Rittel goes on to suggest that each ‘wicked’ problem is entirely unique and so too is the process. Perhaps the best advice we can take from Rittel’s knowledge on wicked problems, is:

“Part of the art of dealing with wicked problems is the art of not knowing too early which type of solution to apply”

Stinks of ambiguity and uncertainty, doesnt it? But today that is what we like to call design thinking.

3. Victor Papanek: The sustainable design guru

victor papanek

Before Al Gore presented his doco, An Inconvenient Truth, an industrial designer named Victor Papanek was quietly advocating the importance of shifting our product driven perspective to using our design knowledge for resolving societal and environmental problems. His book, Design for the Real World: Human Ecology and Social Change, dates back to 1972 and has remained a landmark in the field of sustainable design.

Papanek’s book primarily concerns itself with arguing over the moral obligations and responsibilities of design. Addressing fundamental societal needs is key, as Papanek states himself:

 “Recent design has satisfied only evanescent wants and desires, while the genuine needs of man have often been neglected”

Could this reflect what we call ‘value’ and ‘empathy’ in service design, human centered design and design thinking?

This may also come as a shock to the innovation gurus of today, but Papanek periodically refers to ‘innovation’ throughout his book as a result of simplifying complexity. [Cue Albert Einsteins quote]. In order to achieve this, Papanek draws from experience, knowledge and intuition. Young innovation entrepreneurs take note.

This was fun, wasnt it?

And so concludes the first installment of my very brief history on the theory behind design thinking. In the following post i shall explore the second wave of design theory; looking at individuals such as Richard Buchanan, Nigel Cross and Donald Schon.

N.B: I am forced to note that the writings in this post (and those that follow) are summaries of research writing undertaken during my PhD. If you wish to refer to these critical examinations, please do so but with with mindfulness that you must reference my work and/or ideas included. All images are also my own. Thanks and goodnight! :)


29 thoughts on “A Brief History of Design Thinking: The theory [P1]

  1. Ingo says:

    Hi, just discovered your post via twitter. Great work! Just as a recommend read since I struggled with similar issues, try to get your hands on: Johansson, U. ; Woodilla, J. ; Cetinkaya, M. (2011). The emperor’s new clothes or the magic wand? The past, present and future of design thinking. Proceedings of the first Cambridge Academic Design Management Conference. (2011)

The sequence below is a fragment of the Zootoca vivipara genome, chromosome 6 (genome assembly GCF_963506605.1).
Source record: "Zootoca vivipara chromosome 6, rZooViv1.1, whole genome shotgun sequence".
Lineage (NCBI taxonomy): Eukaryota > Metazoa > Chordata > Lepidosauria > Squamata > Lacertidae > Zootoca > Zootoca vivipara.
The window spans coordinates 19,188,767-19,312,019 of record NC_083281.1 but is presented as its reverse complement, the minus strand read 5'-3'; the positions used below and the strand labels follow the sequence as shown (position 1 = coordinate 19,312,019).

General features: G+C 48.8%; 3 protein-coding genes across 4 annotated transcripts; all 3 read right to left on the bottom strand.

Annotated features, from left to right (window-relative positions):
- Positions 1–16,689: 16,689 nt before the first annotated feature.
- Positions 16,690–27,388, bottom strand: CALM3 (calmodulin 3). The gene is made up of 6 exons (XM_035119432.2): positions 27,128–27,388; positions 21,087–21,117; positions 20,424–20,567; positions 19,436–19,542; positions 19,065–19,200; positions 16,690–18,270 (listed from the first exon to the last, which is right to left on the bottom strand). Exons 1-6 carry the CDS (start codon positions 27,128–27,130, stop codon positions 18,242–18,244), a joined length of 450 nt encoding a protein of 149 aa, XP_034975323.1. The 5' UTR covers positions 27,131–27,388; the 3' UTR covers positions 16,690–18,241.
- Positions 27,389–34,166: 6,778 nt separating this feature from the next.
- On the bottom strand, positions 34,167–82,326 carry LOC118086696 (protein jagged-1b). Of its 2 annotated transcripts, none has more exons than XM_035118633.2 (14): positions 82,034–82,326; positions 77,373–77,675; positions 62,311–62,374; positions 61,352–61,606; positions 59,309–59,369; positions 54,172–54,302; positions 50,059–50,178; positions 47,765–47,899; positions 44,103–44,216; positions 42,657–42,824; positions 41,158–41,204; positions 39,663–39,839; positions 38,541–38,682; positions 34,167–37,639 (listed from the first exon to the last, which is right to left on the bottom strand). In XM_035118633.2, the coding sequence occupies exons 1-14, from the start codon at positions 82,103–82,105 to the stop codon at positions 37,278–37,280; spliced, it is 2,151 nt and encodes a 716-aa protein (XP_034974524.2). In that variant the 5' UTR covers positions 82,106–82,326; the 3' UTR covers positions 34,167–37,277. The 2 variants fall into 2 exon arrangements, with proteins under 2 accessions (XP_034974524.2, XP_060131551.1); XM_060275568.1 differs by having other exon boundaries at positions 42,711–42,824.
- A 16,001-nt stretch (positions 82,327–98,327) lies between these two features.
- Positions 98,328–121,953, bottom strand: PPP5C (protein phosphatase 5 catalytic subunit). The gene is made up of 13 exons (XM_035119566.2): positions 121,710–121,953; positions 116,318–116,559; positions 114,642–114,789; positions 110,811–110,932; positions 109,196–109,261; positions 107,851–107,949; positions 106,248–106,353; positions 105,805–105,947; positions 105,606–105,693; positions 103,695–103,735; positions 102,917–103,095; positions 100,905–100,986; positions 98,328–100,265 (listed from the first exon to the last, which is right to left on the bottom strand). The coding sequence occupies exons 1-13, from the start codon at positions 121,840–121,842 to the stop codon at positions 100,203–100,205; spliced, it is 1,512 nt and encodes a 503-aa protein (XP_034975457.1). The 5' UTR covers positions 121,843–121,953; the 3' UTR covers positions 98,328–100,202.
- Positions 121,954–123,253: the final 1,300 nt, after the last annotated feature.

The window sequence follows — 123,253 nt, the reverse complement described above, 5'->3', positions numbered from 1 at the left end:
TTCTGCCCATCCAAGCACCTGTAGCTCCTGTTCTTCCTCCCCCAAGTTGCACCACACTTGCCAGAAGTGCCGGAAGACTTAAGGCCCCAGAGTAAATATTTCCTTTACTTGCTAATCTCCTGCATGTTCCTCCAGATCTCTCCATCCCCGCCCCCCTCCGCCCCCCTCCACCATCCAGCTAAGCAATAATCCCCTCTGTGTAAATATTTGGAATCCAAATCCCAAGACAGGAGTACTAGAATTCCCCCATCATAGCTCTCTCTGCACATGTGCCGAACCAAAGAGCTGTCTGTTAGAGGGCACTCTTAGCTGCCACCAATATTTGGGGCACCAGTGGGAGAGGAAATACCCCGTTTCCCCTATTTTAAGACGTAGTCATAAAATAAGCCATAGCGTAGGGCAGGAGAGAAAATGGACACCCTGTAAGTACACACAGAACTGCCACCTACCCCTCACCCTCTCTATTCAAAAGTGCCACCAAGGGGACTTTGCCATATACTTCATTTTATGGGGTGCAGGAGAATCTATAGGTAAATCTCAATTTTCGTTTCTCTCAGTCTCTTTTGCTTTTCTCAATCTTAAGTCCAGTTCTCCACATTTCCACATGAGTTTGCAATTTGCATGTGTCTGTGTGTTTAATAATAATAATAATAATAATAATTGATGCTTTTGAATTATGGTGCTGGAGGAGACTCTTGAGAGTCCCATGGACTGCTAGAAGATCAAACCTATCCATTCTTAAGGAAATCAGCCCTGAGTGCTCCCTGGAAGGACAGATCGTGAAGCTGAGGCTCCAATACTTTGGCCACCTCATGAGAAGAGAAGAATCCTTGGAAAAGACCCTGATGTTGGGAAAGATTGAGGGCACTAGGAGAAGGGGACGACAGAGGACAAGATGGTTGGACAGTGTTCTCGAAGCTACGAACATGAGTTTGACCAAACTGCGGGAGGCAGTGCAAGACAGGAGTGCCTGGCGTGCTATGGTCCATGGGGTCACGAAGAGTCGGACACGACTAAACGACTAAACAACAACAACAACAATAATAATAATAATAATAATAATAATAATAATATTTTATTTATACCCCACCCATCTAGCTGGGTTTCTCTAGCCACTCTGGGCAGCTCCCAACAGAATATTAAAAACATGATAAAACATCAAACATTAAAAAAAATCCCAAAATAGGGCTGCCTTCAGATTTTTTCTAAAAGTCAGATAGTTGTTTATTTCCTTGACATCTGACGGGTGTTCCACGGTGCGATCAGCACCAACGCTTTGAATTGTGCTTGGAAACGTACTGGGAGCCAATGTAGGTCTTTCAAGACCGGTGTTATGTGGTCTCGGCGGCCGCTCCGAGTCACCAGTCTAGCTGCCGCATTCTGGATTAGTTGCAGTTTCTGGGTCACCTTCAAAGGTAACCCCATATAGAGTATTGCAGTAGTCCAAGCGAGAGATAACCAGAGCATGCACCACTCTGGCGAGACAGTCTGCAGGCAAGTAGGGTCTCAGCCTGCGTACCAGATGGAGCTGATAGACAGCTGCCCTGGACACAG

2. [...] method used in this workshop reflects precisely one of the main methods Victor Papanek (check previous post) was famous for promoting in sustainable design. Originally developed by Arthur [...]

  3. [...] [toread] A Brief History of Design Thinking: The theory [P1] « I think ∴ I design – Really Fab post! RT @dremmajefferies @GreenbizStartup Fab post! Tip! @stefdirusso A Brief History of #DesignThinking P1 [...]

  4. Great post, love the illustrations as well! Found this via Twitter. I just finished my PhD in design thinking for healthcare looking forward to seeing more!

  5. [...] the design Gods.  Creative bridges was more about analogical thinking and abductive leaps. Where Papanek described bisociation as a process tool to inspire creative ideas, Nigel thought that this was a natural thought process [...]

  6. Genial! Great and generous from you part.

  7. curiositabiz says:

    Thank you for this posting, I enjoyed reading your point of view. I’ve been practicing DT at the core of my consulting methodology for nearly 30 years. Chipping away at wicked business problems has become an accidental specialty.

    One of the points you made about Wicked problem solving, as “referring to policy planning NOT design as form/function” is true. However, DT is not just applied to form/function or even design. I am a designer/architect/industrial designer and user experience professional who works on business problems in a holistic and collaborative manner.

    Experience tells me the criticism of DT is, in large part, due to the fact this is not about aesthetic design solutions (art), but is about design in a creative problem solving sense.

    I’d invite you to read my POV: http://www.slideshare.net/aadianej/why-design-thinking
    And, please share your thoughts.

    Thank you,
    Diane

    • stefdr says:

      Hi Diane

      Thank you for taking the time to read my blog. Your approach to ‘wicked problems’ is definitely a design thinking mindset, however, it is not so much the mindset that is the focus of criticism- but rather the lack of evidence/knowledge surrounding this cognitive practice. Furthermore, explaining this mentality to business leaders is tricky and with no empirical support on design thinking (so far, or at least in the language of market/graphs/data) it is hard to justify such a radical shift in process which ultimately affects an entire organisational culture.

      That said, DT has gained success because of this new creative approach to problem solving. It just takes longer to implement successfully than most (business) people expect- or are willing to devote resources to.

  8. [...] Di Russo’s summary: A Brief History of Design and “ithinkidesign” [...]

  9. Carl Hastrich says:

    Hey, this post is really great. My brain is buzzing … warning & apologies if this is an overload …

    An obscure connection who played an important role in establishing “design methodology” that began a discussion about “thinking” was John Chris Jones. He made a book called “Design Methods” that was an audit of all the problem solving techniques in engineering and how they could be used in difference sequences to generate solutions.